Comedian Anthony Jeselnik wants to offend you. He wants to tell you your clothes don’t fit you right, that your laugh is fake, and that you should quit your job. If you’re the type to go to his shows, to step into his arena, you’ll probably like it. That’s because Jeselnik is the evil BDSM god of comedy. When he tells you to laugh, you do. When he tells you he’s the best, you believe him. He wears all black, and a cocky smile. He is the Fresh Prince of roasting.
And yet, Jeselnik had to take his own fair share of emotional beatings before he got anywhere. Prior to all of this, before Jeselnik earned close to one million Twitter followers telling them he’s “fly as hell” and that they ought to die—Jeselnik wanted to be a writer. He dreamed of writing a book like Bret Easton Ellis’, full of hopelessness, drugs, and anger. He failed, badly. His professor hated his work. He hated his work. Unable to figure out what was holding him back, he decided to appease his parents and become a lawyer. When he failed at that, too, he moved to L.A., where he worked at a bookstore (from which he was fired) and went to nightly open mics (where he repeatedly bombed). He had an English major, a business minor, and no idea what to do. But he kept at it.
Eventually, he started gaining some traction. In 2009, after seven years of comedy, he gained a break that would lead to bigger breaks: Jimmy Fallon, Conan, and then, finally, his Comedy Central roast of Donald Trump. Since then, Jeselnik’s become eminently recognizable in the comedy world. He looks a bit like a 1980s bully—frosted hair, a long face, and thin side burns that run the length of his cheekbones and end in two razor-sharp points. At the show I went to during JFL NorthWest, the line-up at the Vogue nearly covered a full square block. When Jeselnik finally walked onto the stage to loud, bass-heavy music, everyone fell to their metaphorical knees, ready to be offended—together.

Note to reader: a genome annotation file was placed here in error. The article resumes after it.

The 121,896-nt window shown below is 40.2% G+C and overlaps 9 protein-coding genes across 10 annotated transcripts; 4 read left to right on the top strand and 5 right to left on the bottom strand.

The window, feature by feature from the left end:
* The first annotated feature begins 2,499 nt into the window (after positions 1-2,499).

I’ll admit it; part of the reason I went to Jeselnik’s show is because I don’t think satire works. I like Jon Stewart, and I like John Oliver—don’t get me wrong. I just tend to agree with Alan Moore when he says that satire, especially dark satire, runs the risk of redundancy. The world is already dark. Everything evil already parades itself across Youtube. If your brand of dark comedy isn’t darker than daily life, doesn’t it run the risk of just being more of the same? Jeselnik skirts all of this by going deeper than you can imagine is safe to go. He reaches the bottom of Beelzebub’s barrel: holocaust jokes, baby-dropping jokes, jokes about murder. He makes fun of the alt-right, epileptics, white guys, the deaf.
Jeselnik seems aware of satire’s limits. He doesn’t claim that, for instance, his joke about stealing an eye from the partially blind has any positive political effect. Or that his joke about murder-suicide makes our lives any better. He hates us all, equally, merely for his pleasure and ours. The pleasure is as fun and pointless as a box of buttered popcorn, a bad movie, a freezing cold shower. And maybe that’s okay. At his recent Vancouver show, the crowd loved it; Jeselnik roasted us, we sizzled, and it was fun.